Jill Kirby is a writer and policy analyst, and was Director of the Centre for Policy Studies, 2007-2011.

As David Cameron defends his “moral mission” against Cardinal Nichols’ accusations of welfare cuts being neither “moral nor fair”, new polling reveals the extent of public scepticism about the morality of modern welfare. Two-thirds of the public believe that “you should only benefit from state services if you have been paying into the pot which funds them, even if you really need them”. This may be the Benefits Street effect, but there is a growing belief that even the poorest should contribute in some way to the fund which sustains them.

This poll marks the publication of a collection of essays from Theos, the religion and society think tank, entitled The Future of Welfare. With contributions from politicians, theologians and writers across the political spectrum, there is a surprising degree of consensus amongst many of the report’s authors. One theme stands out: if we are to create a better, and more affordable, welfare system, it must be built around reciprocity and mutual support, rather than resting on means testing.

As one of the report’s authors, I believe that welfare can only be sustainable if we restore contributions and encourage family interdependency. Both of these objectives were inherent in Beveridge’s original concept of welfare, yet have long since fallen away. Whilst Universal Credit undoubtedly represents an improvement on the tax credit system, it still lacks these two vital ingredients.

The post-war welfare settlement was intended to mimic an insurance contract; by pooling risks and resources, the state would act as insurer, but would not discourage self-reliance. Crucially, payments would not be means tested, since this would discourage participants from working.    Once means testing came to replace the contributory principle, an important economic constraint was lost: an insurance fund capable of paying out more than it receives is not financially sustainable. For many years now, governments have thus been obliged to make transfers out of general taxation (and, more recently, to borrow) to meet welfare bills.

To remove disincentives to work, Universal Credit aims to ensure that people will always be better off working than on benefit. Yet because it remains means tested, recipients who increase their working hours will continue to face very high marginal tax rates as credits are withdrawn. Family breadwinners will still have to make a difficult choice: do they keep their non-earned income from credits, or do they put in enough extra  hours to lift them clear of dependency?

Nor will the new credit make a serious impact on the so-called ‘marriage penalty’, whereby parents face serious disincentives to marriage or open cohabitation. Successive governments from the 1960s onwards have developed and enlarged the social security system so that parents are guaranteed a minimum level of income, whether or not they are married or in paid employment. Beveridge’s family allowances, intended to boost family life and enable parents of young children to live on one income, have long since mutated into a set of payments to mothers. The impact has been to reduce interdependency and discourage fathers from taking responsibility for their children.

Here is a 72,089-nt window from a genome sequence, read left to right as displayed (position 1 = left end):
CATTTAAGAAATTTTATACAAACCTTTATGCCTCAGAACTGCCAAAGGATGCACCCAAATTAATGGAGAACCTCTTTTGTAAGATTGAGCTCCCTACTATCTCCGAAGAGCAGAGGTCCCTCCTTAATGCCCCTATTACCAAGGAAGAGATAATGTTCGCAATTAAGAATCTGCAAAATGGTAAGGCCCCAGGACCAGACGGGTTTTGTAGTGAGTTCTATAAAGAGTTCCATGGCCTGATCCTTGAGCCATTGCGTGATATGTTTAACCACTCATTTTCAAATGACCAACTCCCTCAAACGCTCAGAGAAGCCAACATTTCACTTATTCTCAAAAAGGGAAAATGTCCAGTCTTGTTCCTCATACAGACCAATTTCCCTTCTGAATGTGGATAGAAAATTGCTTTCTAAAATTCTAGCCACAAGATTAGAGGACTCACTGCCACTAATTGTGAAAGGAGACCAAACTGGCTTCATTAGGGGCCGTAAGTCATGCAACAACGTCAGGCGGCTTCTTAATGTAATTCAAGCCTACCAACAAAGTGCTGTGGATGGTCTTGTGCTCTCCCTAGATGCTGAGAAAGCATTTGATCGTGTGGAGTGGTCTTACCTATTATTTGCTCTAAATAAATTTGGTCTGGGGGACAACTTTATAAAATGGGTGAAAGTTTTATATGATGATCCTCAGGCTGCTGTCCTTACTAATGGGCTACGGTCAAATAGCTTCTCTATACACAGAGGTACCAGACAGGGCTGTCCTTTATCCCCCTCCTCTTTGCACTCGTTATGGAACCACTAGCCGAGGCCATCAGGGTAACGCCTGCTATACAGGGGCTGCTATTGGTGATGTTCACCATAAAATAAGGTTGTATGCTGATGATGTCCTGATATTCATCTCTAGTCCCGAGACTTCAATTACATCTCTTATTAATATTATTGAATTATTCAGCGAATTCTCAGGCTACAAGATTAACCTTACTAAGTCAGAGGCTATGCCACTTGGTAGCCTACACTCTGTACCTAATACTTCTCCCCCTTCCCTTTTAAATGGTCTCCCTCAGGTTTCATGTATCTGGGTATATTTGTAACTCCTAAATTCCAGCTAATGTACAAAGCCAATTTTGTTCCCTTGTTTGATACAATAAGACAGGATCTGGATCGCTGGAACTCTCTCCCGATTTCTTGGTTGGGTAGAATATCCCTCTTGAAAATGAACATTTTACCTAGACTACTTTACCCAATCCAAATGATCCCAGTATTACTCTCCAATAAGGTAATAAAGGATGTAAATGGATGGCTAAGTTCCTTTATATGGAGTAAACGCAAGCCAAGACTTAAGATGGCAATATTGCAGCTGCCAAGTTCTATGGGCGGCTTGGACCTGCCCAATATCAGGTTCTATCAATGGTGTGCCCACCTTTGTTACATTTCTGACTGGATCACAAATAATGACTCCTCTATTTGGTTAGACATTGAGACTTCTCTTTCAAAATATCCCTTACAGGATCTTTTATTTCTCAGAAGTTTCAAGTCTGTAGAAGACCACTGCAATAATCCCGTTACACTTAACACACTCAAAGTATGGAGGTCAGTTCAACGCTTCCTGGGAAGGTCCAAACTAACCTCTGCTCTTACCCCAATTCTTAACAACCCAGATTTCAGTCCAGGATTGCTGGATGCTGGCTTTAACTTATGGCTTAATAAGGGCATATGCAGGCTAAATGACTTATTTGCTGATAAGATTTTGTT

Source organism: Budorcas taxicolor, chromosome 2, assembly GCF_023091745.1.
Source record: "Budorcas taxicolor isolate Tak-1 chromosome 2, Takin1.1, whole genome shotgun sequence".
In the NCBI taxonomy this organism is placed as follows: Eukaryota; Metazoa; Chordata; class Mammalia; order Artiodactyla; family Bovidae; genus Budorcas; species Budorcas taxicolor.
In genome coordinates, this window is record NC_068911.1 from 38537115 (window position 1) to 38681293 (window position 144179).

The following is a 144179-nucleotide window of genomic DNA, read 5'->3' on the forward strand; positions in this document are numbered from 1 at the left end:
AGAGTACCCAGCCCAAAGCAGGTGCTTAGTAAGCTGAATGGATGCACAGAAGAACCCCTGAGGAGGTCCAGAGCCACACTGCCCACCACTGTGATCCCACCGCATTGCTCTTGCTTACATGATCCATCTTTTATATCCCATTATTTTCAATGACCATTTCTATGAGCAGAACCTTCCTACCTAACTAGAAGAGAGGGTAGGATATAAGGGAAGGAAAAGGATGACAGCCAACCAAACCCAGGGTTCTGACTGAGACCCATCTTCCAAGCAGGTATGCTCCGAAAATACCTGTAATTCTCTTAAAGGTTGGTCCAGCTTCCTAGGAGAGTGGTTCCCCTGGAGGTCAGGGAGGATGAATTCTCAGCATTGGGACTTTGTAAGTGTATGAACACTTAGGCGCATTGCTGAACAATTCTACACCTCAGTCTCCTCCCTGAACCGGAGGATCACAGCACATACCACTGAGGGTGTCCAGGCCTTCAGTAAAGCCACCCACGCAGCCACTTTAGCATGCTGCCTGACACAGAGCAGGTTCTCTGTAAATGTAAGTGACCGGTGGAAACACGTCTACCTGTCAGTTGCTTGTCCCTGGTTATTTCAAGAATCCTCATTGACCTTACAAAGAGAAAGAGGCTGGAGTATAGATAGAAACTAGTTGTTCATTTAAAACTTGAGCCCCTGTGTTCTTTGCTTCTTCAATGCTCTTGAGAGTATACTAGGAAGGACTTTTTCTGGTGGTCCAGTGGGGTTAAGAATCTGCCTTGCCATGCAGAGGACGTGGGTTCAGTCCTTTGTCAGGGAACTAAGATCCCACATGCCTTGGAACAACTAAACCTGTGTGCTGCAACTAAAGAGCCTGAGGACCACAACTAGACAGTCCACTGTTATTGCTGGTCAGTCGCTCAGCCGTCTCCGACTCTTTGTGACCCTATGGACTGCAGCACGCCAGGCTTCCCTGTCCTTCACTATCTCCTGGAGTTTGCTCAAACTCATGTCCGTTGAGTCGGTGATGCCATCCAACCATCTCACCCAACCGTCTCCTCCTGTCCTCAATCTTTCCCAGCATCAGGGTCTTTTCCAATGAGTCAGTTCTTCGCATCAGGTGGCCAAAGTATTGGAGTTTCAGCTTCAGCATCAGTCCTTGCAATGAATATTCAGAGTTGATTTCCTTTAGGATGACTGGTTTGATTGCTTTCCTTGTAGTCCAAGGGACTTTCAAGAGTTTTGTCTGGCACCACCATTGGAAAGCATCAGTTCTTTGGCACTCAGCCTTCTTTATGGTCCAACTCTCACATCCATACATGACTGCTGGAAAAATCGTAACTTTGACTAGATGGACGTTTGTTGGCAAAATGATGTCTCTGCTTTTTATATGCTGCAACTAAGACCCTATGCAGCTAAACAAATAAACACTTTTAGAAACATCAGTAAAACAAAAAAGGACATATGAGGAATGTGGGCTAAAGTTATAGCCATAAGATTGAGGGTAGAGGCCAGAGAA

In more than a quarter of the nation’s families, women are raising children alone, and the majority of them are not receiving regular financial support from the fathers of those children. Universal Credit is intended to encourage more single mothers to take paid work, dispensing with the minimum hours threshold imposed by tax credits. It will make part-time work more viable, but is unlikely to break dependency on income supplements, because part-time work is unlikely to generate sufficient income to meet the family’s financial needs. Where caring for children limits a mother’s working hours, the first recourse for additional income should not, however, be the state, but the co-parent. It is time we reformed the social security system to acknowledge this.

The income that couple households receive from welfare is assessed on the assumption that they will share work and caring responsibilities. Where parents live apart, surely welfare payments should also be based on this expectation? If all parents were required to attend benefit assessments jointly, whether or not they live together, and have their payments assessed on the basis of joint income, the incentive to live apart (or declare separate households), would be greatly reduced. Such a reform would not only reduce the cost to the state, it would also send an important signal to fathers about their obligations towards their children.

The abandonment of the contributory principle has not only discouraged personal responsibility, it has undermined the place of fathers in family life. A welfare system reliant on redistributing income from one household to another, and on means-testing in order to do so, ultimately destroys its own means of survival. If we are now to build a sustainable welfare state, we must first recognise and then foster the primary responsibility to provide for our own needs and those of our families. We cannot claim moral authority for a system which condemns the poor to dependency, breaks up families and continues to pile up debt for future generations.